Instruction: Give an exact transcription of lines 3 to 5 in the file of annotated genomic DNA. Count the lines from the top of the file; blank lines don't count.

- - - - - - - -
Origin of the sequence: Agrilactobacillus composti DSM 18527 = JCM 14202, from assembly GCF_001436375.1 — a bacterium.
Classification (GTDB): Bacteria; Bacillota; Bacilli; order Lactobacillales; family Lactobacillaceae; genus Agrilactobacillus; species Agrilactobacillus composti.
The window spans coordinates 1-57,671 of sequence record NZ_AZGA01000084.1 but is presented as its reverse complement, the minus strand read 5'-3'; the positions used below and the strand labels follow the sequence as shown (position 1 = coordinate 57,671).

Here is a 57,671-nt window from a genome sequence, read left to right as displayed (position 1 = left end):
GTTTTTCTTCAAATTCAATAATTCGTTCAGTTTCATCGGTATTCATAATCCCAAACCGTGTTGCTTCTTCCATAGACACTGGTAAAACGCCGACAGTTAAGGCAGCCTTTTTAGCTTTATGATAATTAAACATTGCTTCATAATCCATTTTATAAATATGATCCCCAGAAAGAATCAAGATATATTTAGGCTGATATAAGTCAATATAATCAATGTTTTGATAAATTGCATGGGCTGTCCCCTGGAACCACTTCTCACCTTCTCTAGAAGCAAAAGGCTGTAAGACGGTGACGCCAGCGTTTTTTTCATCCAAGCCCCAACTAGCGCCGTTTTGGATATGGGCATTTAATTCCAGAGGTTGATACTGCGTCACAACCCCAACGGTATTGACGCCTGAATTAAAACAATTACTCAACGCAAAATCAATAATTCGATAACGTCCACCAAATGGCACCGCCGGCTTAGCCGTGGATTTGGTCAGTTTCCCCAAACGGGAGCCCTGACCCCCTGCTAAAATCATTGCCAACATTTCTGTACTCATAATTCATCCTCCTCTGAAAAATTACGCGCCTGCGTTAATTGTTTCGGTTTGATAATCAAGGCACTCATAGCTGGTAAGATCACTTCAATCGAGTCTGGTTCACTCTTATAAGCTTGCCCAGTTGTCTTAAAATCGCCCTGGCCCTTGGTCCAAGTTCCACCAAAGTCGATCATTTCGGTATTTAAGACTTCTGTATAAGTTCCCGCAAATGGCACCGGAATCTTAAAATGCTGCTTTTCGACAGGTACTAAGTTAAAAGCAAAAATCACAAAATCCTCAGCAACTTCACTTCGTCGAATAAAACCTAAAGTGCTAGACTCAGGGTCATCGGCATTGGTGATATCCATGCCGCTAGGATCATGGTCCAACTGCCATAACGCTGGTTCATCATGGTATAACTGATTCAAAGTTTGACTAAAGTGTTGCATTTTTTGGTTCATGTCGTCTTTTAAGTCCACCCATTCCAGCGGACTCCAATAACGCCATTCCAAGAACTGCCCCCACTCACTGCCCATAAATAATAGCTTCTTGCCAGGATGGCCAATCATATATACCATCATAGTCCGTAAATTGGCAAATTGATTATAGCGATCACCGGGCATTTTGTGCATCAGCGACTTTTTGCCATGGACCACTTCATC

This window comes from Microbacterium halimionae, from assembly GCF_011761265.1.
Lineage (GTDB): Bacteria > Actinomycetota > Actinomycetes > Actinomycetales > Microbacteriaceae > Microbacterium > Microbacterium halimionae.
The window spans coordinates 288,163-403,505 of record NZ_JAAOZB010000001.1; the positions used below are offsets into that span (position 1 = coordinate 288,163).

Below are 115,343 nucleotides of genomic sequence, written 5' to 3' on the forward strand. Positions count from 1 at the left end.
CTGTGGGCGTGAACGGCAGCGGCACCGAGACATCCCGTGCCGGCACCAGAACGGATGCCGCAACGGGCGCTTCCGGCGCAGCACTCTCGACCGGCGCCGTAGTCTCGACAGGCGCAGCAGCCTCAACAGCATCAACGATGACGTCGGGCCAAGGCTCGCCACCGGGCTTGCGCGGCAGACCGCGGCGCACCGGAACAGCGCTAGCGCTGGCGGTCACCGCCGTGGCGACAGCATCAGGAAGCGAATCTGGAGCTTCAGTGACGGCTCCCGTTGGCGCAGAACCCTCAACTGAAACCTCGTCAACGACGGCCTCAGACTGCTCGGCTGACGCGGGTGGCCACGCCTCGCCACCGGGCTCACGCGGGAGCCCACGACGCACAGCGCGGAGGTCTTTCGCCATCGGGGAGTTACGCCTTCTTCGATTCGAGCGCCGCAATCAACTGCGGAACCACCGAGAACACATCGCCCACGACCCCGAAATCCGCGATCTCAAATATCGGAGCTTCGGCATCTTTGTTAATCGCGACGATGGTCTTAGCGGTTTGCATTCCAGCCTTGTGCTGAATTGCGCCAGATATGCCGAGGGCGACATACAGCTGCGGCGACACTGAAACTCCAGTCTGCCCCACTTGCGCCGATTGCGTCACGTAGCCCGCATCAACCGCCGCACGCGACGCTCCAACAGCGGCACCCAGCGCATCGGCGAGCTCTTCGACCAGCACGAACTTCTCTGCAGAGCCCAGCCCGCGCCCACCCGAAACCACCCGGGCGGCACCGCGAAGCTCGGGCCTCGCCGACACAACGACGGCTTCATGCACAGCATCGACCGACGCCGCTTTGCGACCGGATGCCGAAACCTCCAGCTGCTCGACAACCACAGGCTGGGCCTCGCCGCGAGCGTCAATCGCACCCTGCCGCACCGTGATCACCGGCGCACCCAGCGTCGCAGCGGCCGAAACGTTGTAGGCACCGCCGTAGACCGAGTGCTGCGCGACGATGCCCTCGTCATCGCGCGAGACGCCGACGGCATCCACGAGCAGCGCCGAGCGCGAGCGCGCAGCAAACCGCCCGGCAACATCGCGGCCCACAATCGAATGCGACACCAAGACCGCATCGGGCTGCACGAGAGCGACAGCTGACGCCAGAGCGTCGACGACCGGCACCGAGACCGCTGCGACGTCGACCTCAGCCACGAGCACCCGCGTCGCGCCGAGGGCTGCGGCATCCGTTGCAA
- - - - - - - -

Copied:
The window spans coordinates 1-57,671 of sequence record NZ_AZGA01000084.1 but is presented as its reverse complement, the minus strand read 5'-3'; the positions used below and the strand labels follow the sequence as shown (position 1 = coordinate 57,671).

Here is a 57,671-nt window from a genome sequence, read left to right as displayed (position 1 = left end):
GTTTTTCTTCAAATTCAATAATTCGTTCAGTTTCATCGGTATTCATAATCCCAAACCGTGTTGCTTCTTCCATAGACACTGGTAAAACGCCGACAGTTAAGGCAGCCTTTTTAGCTTTATGATAATTAAACATTGCTTCATAATCCATTTTATAAATATGATCCCCAGAAAGAATCAAGATATATTTAGGCTGATATAAGTCAATATAATCAATGTTTTGATAAATTGCATGGGCTGTCCCCTGGAACCACTTCTCACCTTCTCTAGAAGCAAAAGGCTGTAAGACGGTGACGCCAGCGTTTTTTTCATCCAAGCCCCAACTAGCGCCGTTTTGGATATGGGCATTTAATTCCAGAGGTTGATACTGCGTCACAACCCCAACGGTATTGACGCCTGAATTAAAACAATTACTCAACGCAAAATCAATAATTCGATAACGTCCACCAAATGGCACCGCCGGCTTAGCCGTGGATTTGGTCAGTTTCCCCAAACGGGAGCCCTGACCCCCTGCTAAAATCATTGCCAACATTTCTGTACTCATAATTCATCCTCCTCTGAAAAATTACGCGCCTGCGTTAATTGTTTCGGTTTGATAATCAAGGCACTCATAGCTGGTAAGATCACTTCAATCGAGTCTGGTTCACTCTTATAAGCTTGCCCAGTTGTCTTAAAATCGCCCTGGCCCTTGGTCCAAGTTCCACCAAAGTCGATCATTTCGGTATTTAAGACTTCTGTATAAGTTCCCGCAAATGGCACCGGAATCTTAAAATGCTGCTTTTCGACAGGTACTAAGTTAAAAGCAAAAATCACAAAATCCTCAGCAACTTCACTTCGTCGAATAAAACCTAAAGTGCTAGACTCAGGGTCATCGGCATTGGTGATATCCATGCCGCTAGGATCATGGTCCAACTGCCATAACGCTGGTTCATCATGGTATAACTGATTCAAAGTTTGACTAAAGTGTTGCATTTTTTGGTTCATGTCGTCTTTTAAGTCCACCCATTCCAGCGGACTCCAATAACGCCATTCCAAGAACTGCCCCCACTCACTGCCCATAAATAATAGCTTCTTGCCAGGATGGCCAATCATATATACCATCATAGTCCGTAAATTGGCAAATTGATTATAGCGATCACCGGGCATTTTGTGCATCAGCGACTTTTTGCCATGGACCACTTCATC